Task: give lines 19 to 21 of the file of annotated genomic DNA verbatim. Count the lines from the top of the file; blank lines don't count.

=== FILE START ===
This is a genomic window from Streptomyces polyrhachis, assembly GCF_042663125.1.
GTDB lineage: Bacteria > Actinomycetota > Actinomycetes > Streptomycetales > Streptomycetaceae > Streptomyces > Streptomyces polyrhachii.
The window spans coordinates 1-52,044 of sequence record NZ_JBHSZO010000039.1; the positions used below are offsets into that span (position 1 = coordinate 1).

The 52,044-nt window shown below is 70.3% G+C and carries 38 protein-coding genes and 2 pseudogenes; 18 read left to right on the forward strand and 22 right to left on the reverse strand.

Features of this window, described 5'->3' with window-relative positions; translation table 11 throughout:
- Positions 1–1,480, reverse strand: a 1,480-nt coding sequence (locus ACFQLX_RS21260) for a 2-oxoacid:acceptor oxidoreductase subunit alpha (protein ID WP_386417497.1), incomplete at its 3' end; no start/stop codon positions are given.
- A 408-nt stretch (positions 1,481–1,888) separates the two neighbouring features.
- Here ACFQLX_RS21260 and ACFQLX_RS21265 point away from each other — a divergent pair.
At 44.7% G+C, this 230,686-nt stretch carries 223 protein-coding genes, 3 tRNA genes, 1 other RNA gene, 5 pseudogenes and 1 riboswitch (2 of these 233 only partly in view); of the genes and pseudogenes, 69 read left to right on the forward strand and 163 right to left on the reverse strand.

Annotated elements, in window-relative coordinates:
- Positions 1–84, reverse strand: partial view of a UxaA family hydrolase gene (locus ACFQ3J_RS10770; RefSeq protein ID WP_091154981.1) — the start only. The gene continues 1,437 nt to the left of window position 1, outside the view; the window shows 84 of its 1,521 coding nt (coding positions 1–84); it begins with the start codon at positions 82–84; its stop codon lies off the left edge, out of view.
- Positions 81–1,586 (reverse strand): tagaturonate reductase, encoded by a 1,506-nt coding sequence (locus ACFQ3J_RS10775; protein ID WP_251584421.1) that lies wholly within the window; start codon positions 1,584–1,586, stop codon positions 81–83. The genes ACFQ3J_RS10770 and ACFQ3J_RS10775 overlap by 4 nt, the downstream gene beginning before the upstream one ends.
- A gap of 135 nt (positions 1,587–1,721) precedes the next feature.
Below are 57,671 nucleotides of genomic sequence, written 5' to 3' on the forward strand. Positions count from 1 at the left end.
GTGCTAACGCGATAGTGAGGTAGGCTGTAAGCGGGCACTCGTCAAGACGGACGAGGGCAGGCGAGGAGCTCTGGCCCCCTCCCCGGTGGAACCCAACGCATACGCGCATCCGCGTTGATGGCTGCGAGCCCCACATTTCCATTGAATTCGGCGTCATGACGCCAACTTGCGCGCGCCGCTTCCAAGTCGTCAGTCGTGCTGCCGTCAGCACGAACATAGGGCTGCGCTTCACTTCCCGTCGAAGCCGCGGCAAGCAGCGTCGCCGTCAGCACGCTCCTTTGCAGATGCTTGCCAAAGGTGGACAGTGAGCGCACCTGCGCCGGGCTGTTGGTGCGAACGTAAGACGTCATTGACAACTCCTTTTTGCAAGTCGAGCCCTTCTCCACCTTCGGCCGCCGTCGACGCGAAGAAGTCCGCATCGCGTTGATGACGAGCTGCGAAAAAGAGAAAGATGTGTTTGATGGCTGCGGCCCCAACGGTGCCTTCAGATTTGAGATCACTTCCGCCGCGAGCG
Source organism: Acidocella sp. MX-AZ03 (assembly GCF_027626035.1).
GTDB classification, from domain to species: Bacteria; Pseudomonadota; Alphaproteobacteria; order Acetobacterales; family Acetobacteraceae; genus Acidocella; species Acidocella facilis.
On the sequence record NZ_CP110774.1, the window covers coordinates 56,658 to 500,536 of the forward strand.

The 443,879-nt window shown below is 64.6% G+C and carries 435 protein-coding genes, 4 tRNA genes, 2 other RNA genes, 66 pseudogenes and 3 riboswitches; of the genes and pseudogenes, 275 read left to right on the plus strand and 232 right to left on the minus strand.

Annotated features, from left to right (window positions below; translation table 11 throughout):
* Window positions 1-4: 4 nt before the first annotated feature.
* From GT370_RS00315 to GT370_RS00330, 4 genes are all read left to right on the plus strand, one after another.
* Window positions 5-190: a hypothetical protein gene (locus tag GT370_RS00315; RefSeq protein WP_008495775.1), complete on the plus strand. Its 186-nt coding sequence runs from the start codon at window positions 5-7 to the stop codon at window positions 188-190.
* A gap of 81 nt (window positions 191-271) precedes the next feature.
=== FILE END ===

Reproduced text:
The 443,879-nt window shown below is 64.6% G+C and carries 435 protein-coding genes, 4 tRNA genes, 2 other RNA genes, 66 pseudogenes and 3 riboswitches; of the genes and pseudogenes, 275 read left to right on the plus strand and 232 right to left on the minus strand.

Annotated features, from left to right (window positions below; translation table 11 throughout):
* Window positions 1-4: 4 nt before the first annotated feature.